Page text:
11 February 2012

Daffy Ain't Just for Ducks

Some experiences recently have made me remember this clip from Ali Baba Bunny (1957):



The greedy exclamations have not been about material wealth, but about about power over content.

I've been watching from the sidelines as a micromanager and her minions attempt to exert control over digital content. And I'm struck by how daffy the entire approach is. First and foremost, if you're a government agency, you don't really "own" anything. Public funds create public documents and media. You can claim copyright all you want, but a Creative Commons approach is far more appropriate. (And guess what, teachers? Your lesson plans may soon fall under those same guidelines.)

However, this is the lesser sin. What these people don't understand is that in the digital age, once you're created something and posted it, you no longer get to decide how people use it. I'm not talking intellectual property here. I'm talking purpose. You can make a video showing how to score an assessment item, but that piece could be used in multiple ways. Perhaps a pre-service teacher uses it for PD. Maybe a group of teachers in a school watch it to build background knowledge before scoring their own students' work. Administrators might want to watch it in the context of interpreting annual test scores. A "creator," can advise about how an item is best suited, but the "user" trumps all. And you know what? Just because you don't post it doesn't mean people won't find similar content elsewhere. You can jump up and down on Bugs Bunny all you want, he's not going away.

But more than that, they've gone Daffy. When I look at something I develop for work, I don't think "Mine!" I look at the item as something to share...something I hope educators will adapt and use and improve upon. It's not mine: It's ours. I might be the custodian, but the content is curated on behalf of everyone. It is not up to me---and should not be up to me (or any other single person)---to choose for everyone else. I don't understand the drive to control every last drop of information. But perhaps the difference is that in a room of people, I don't assume I'm the smartest. I'm there to learn and listen. The Daffy group are convinced they know it all. They're there to talk and silence everyone else.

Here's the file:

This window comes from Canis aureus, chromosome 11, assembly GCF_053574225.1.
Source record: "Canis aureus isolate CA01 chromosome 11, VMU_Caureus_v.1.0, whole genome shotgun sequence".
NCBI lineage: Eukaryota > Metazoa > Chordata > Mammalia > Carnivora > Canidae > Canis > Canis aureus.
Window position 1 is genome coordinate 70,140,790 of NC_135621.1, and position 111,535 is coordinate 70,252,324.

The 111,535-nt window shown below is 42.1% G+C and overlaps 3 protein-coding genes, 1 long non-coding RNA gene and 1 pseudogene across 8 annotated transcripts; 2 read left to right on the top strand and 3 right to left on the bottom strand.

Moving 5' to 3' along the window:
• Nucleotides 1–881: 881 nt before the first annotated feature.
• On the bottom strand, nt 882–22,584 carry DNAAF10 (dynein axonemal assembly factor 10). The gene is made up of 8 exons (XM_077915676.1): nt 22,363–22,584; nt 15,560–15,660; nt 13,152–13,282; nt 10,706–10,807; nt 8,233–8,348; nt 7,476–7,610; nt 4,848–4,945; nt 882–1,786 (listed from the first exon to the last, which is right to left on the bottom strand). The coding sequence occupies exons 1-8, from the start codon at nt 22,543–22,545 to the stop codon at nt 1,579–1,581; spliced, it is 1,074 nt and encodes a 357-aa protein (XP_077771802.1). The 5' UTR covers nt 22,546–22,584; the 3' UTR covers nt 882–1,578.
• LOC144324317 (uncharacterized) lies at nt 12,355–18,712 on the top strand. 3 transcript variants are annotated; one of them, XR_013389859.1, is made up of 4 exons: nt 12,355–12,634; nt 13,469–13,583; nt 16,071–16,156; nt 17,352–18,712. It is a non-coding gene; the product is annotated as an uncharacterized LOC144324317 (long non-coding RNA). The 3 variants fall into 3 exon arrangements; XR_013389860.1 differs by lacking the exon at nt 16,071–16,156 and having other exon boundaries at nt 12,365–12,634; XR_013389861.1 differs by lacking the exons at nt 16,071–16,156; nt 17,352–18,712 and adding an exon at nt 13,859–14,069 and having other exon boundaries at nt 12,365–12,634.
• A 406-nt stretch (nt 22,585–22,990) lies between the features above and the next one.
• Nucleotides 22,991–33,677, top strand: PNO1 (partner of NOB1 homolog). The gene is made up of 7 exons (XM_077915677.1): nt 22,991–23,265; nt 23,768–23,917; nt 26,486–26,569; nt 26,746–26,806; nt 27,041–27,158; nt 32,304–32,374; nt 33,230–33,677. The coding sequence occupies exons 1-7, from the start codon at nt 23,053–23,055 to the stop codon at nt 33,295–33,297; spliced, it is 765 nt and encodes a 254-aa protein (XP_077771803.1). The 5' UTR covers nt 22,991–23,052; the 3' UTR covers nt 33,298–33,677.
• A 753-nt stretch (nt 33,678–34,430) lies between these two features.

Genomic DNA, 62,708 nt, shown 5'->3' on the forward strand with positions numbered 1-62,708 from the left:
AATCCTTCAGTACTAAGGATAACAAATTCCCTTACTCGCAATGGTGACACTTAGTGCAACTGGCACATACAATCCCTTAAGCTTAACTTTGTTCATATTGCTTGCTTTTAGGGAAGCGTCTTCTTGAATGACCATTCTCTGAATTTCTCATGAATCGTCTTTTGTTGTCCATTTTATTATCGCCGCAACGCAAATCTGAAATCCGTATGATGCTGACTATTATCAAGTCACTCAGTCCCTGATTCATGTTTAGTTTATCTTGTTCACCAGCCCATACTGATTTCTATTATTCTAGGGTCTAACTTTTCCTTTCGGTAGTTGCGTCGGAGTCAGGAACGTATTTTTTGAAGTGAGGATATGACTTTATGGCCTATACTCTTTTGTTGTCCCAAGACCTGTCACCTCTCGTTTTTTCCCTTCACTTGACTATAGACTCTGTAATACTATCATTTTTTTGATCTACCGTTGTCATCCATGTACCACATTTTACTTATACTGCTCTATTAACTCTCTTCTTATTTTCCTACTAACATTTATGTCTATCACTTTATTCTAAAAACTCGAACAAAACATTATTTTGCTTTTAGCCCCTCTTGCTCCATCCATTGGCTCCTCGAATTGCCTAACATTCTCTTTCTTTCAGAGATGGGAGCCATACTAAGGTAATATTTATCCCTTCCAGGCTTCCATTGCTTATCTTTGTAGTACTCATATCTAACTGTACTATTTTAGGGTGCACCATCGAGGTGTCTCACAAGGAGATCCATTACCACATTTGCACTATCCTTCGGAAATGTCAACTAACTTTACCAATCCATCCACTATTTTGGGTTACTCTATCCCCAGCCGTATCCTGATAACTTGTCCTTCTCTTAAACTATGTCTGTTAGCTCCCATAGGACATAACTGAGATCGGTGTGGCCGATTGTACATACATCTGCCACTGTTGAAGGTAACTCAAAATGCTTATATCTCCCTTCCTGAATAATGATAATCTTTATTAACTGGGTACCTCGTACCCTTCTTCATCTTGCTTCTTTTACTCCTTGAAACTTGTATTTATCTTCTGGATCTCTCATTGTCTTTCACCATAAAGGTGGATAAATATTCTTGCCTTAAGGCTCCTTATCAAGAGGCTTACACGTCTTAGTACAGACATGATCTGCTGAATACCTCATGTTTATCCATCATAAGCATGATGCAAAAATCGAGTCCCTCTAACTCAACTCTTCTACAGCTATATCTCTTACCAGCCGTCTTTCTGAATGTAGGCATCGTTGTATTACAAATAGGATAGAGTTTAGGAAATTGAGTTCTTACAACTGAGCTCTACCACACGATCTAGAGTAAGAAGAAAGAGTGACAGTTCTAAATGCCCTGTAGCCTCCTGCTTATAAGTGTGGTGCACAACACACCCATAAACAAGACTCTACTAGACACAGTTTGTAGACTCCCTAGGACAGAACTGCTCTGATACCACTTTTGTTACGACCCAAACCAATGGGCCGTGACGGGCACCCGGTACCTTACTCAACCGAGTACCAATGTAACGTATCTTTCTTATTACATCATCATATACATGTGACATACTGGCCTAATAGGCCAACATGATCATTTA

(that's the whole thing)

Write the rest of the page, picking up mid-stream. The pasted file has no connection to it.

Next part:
Beyond that, this group assumes that because someone shares something with them, it means the Daffy's now get control. Um, no. Sharing means that you're invited to participate---not be Columbus. As a guest in the process, use some manners. If all you know how to do is control, not collaborate, then don't be surprised when you aren't asked to the dance anymore.

I feel that way about my blogs, too. I put things here because I want to share them. I'm not interested in making people read them the way I intended. I share my journey as you follow yours (and many of you are kind enough to share your own). After years of blogging here and working on behalf of teachers, I can tell you that it is far more humbling to share. And there are always ideas or experiences I want to keep private. We're all allowed.

In the end, I find myself wondering how people learn to shift their thinking about sharing in the digital age. How do you help people move away from seeing their (publicly-developed) content as something which should remain a virginal daddy's-girl to a healthy and active part of a community?

2 comments:

Martha said...

I was just involved in a very similar conversation. Thanks for sharing.

Jenny said...

First of all, I loved the clip. What a great way to start off your thinking on this topic.

The idea of the user determining purpose put me in mind of authors and their works. Smart authors (and that may be the great majority, I can't say) recognize that the reader brings to the text a lot that impacts its meaning for them. The author doesn't control how a reader takes a text. Digital works follow that same general rule. The producer can't determine who the consumer is or how they take the digital work.